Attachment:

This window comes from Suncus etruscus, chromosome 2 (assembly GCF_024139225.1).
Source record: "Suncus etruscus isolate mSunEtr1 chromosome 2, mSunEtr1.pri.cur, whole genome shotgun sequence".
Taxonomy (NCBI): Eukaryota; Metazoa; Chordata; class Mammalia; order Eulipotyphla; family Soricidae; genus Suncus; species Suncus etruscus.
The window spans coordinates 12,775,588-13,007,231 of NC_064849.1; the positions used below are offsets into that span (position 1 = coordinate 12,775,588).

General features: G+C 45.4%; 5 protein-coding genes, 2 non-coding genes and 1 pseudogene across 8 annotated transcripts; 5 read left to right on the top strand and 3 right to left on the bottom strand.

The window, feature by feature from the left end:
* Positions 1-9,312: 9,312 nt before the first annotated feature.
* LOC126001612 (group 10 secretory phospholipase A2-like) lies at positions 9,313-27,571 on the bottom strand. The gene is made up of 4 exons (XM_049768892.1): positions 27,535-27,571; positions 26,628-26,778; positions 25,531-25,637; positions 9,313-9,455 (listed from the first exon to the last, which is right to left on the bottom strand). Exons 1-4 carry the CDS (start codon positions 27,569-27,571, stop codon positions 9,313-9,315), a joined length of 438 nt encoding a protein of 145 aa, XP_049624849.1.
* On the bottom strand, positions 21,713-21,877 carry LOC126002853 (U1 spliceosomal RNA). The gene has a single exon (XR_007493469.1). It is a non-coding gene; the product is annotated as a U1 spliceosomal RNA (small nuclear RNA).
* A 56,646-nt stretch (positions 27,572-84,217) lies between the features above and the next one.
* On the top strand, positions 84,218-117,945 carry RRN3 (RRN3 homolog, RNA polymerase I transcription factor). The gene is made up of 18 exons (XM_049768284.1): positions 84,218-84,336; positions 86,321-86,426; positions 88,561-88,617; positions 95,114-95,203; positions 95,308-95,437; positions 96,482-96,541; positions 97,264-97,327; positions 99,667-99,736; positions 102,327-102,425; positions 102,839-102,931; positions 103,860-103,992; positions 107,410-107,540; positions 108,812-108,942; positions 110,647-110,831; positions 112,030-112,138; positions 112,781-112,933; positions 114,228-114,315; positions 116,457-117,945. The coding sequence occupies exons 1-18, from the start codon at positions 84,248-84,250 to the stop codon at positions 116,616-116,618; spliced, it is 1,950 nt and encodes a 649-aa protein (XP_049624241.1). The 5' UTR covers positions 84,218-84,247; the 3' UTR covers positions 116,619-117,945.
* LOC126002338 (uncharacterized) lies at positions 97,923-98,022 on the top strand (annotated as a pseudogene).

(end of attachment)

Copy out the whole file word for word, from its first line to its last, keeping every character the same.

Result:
This window comes from Suncus etruscus, chromosome 2 (assembly GCF_024139225.1).
Source record: "Suncus etruscus isolate mSunEtr1 chromosome 2, mSunEtr1.pri.cur, whole genome shotgun sequence".
Taxonomy (NCBI): Eukaryota; Metazoa; Chordata; class Mammalia; order Eulipotyphla; family Soricidae; genus Suncus; species Suncus etruscus.
The window spans coordinates 12,775,588-13,007,231 of NC_064849.1; the positions used below are offsets into that span (position 1 = coordinate 12,775,588).

General features: G+C 45.4%; 5 protein-coding genes, 2 non-coding genes and 1 pseudogene across 8 annotated transcripts; 5 read left to right on the top strand and 3 right to left on the bottom strand.

The window, feature by feature from the left end:
* Positions 1-9,312: 9,312 nt before the first annotated feature.
* LOC126001612 (group 10 secretory phospholipase A2-like) lies at positions 9,313-27,571 on the bottom strand. The gene is made up of 4 exons (XM_049768892.1): positions 27,535-27,571; positions 26,628-26,778; positions 25,531-25,637; positions 9,313-9,455 (listed from the first exon to the last, which is right to left on the bottom strand). Exons 1-4 carry the CDS (start codon positions 27,569-27,571, stop codon positions 9,313-9,315), a joined length of 438 nt encoding a protein of 145 aa, XP_049624849.1.
* On the bottom strand, positions 21,713-21,877 carry LOC126002853 (U1 spliceosomal RNA). The gene has a single exon (XR_007493469.1). It is a non-coding gene; the product is annotated as a U1 spliceosomal RNA (small nuclear RNA).
* A 56,646-nt stretch (positions 27,572-84,217) lies between the features above and the next one.
* On the top strand, positions 84,218-117,945 carry RRN3 (RRN3 homolog, RNA polymerase I transcription factor). The gene is made up of 18 exons (XM_049768284.1): positions 84,218-84,336; positions 86,321-86,426; positions 88,561-88,617; positions 95,114-95,203; positions 95,308-95,437; positions 96,482-96,541; positions 97,264-97,327; positions 99,667-99,736; positions 102,327-102,425; positions 102,839-102,931; positions 103,860-103,992; positions 107,410-107,540; positions 108,812-108,942; positions 110,647-110,831; positions 112,030-112,138; positions 112,781-112,933; positions 114,228-114,315; positions 116,457-117,945. The coding sequence occupies exons 1-18, from the start codon at positions 84,248-84,250 to the stop codon at positions 116,616-116,618; spliced, it is 1,950 nt and encodes a 649-aa protein (XP_049624241.1). The 5' UTR covers positions 84,218-84,247; the 3' UTR covers positions 116,619-117,945.
* LOC126002338 (uncharacterized) lies at positions 97,923-98,022 on the top strand (annotated as a pseudogene).